His craft (figure 2) was designed to flap the wings, whereas the modern hang glider is designed to flex. Da Vinci applied principles from the construction of a balance to his flying machine. He realised for example that the centre of gravity should be below the point of suspension, not above or at the point as this would lead to instability.

A modern hang glider is constructed of high-tensile aluminium tubing which provides the necessary lightness and strength, and which was not available to da Vinci, yet he knew perfectly well that the machine had to be constructed of the lightest and strongest materials available (figure 3).

Fig. 3. Light construction of the frame. Image courtesy of National Air and Space Museum.


The parachute

Many historians consider that da Vinci may have been the first person in history to have conceived of the idea of using a canopy to control one’s descent through the air. It is possible that da Vinci made small models of such a parachute (see figure 4). This would involve scaling up the weight and the relative dimensions of the parachute. Da Vinci knew that that the cross section would be proportional to the weight. If his model of say 200g needed a canopy of 1/8 m2, then a body of 80 Kg will need a canopy 400 times the area or 50 m2.

Fig. 4. Visual of the pyramidal parachute, around 1490. Image courtesy of Biblioteca Ambrosiana, Milan.


In fact, da Vinci had recommended the square cross section to be about 50 m2 which is about the same as modern parachutes. In the year 2000, Adrian Nichols tested the design using materials available in the 15th century and declared that it worked! We now know that da Vinci may have copied Mariano di Jacopo, 70 years his senior. Di Jacopo himself may have copied Abbas Ibn Firnas who is reputed to have jumped from the Cordoba Mosque in 852 and lived to tell the tale!

Air resistance arises from the simple fact that air must be pushed out of the way with a force (F). Assume that the air pushed ahead of the falling parachute is given the same velocity as the parachute. If the parachute cross section is A and it descends d meters in one second at terminal velocity v we have

Work done = Energy transferred = Kinetic Energy of the air moved out of the way

where ρ is the density of the air.

The distance d cancels, and A and ρ are constants, so very approximately,

In other words, the air resistance should be proportional to the square of the speed (velocity).

Somehow da Vinci knew this. Otherwise, how would he have postulated the size of the parachute to be about 50 m2? Any size would have worked, but only more than 50 m2 would land the parachutist at a safe terminal velocity!

Fig. 5. The airscrew or helicopter. Image courtesy of Wikipedia.


The helicopter

Did da Vinci watch sycamore seeds descending and extend the idea of the sycamore seed blades to that of a continuous screw which appears to be the forerunner of the propellor or airscrew? We do not know, but the notion of a pilot cranking a handle to rotate the screw and so move air downwards is captivating. The rate at which a mass of air is propelled downwards must equal or exceed the weight of the craft and pilot. This expresses the idea that the rate of change of momentum of the air mass thrust downwards must equal the weight of the machine (F=ma, Newton’s Second Law).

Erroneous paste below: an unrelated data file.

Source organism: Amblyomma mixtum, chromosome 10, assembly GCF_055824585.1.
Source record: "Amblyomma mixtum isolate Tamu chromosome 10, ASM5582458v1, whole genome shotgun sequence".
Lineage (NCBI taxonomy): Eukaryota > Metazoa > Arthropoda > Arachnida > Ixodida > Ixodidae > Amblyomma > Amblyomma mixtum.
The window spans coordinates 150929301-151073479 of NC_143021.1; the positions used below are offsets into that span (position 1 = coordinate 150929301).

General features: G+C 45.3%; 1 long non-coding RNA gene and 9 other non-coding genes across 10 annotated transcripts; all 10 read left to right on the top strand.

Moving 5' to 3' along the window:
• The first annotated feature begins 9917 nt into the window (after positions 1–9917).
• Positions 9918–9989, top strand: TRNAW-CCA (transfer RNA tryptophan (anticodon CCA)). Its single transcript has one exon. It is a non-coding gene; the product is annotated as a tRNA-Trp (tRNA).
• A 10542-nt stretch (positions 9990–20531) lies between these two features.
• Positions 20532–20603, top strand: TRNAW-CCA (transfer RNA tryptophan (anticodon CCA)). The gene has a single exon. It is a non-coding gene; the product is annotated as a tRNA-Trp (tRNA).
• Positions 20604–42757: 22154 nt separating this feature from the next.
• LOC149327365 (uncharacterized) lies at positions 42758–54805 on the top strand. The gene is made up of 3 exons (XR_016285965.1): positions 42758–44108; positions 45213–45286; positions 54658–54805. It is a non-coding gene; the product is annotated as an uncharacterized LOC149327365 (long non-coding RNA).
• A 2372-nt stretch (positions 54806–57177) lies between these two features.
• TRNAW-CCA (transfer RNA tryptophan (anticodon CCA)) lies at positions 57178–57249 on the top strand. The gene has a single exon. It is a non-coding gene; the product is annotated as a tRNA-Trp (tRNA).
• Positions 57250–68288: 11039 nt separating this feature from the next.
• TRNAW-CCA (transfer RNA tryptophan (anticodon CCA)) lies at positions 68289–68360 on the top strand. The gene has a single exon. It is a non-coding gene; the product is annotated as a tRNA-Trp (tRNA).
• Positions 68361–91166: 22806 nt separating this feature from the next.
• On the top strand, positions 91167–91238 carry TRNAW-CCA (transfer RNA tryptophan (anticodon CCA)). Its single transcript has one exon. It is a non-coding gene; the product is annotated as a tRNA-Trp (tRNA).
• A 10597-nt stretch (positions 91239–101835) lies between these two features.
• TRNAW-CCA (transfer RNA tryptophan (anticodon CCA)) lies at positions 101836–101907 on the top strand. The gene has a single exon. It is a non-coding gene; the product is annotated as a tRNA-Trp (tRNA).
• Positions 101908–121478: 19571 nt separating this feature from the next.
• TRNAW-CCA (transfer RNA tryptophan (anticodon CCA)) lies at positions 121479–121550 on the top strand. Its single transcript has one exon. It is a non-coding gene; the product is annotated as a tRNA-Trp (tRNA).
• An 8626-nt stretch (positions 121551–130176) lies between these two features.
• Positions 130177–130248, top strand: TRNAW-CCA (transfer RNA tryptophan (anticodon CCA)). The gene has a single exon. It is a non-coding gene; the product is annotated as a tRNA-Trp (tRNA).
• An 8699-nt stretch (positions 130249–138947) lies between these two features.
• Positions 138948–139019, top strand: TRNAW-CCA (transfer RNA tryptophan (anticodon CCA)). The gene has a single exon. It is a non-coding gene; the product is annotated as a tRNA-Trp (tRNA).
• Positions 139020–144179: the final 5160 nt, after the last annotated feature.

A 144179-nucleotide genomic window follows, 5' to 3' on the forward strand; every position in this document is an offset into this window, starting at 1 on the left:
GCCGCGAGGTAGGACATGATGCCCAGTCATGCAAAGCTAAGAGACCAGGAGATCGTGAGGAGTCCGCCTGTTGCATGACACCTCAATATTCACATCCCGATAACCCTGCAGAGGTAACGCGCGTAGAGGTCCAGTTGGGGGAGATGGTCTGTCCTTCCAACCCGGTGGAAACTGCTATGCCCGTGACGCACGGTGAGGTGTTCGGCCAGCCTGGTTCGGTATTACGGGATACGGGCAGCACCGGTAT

This of course had to wait for 200 years until Newton published the ‘Principia.’ The necessary motive power to shift air at the required rate was simply unavailable to da Vinci and the inevitable human rotating pulleys and pulling levers was simply insufficient.

Did you know that da Vinci’s observation of the ‘great bird’ led to applying this title to the space shuttle Atlantis?


It will make the first flight,

being launched from the peak of Mount Cecero,

this great bird,

filling the universe with awe,

filling all writings with its fame,

and eternal glory to the nest where it was born.

— Leonardo da Vinci, ‘Codex on the Flight of Birds’


More information and activities

Flight resources

T3 Europe instructor Hans Martin Hilbig has already flown the TI-Innovator™ Rover using a drone — read the blog and check out the activity — so perhaps we will see more students applying these ideas to projects. They only need imagination!

Air resistance resources

Falling Object Under Air Force Resistance

Air Resistance

Capturing Data: Modelling and Interpretation (page 26 of PDF)

Drone regulations

Europe regulations on civil drones

Sources: Images of codex pages courtesy of Ministry of Cultural Heritage, Activities and Tourism; Regional Administration for the Cultural Heritage of the Piemonte; Biblioteca Reale, Turin, Italy. Unofficial English translation prepared by Culturando and Smithsonian Institution.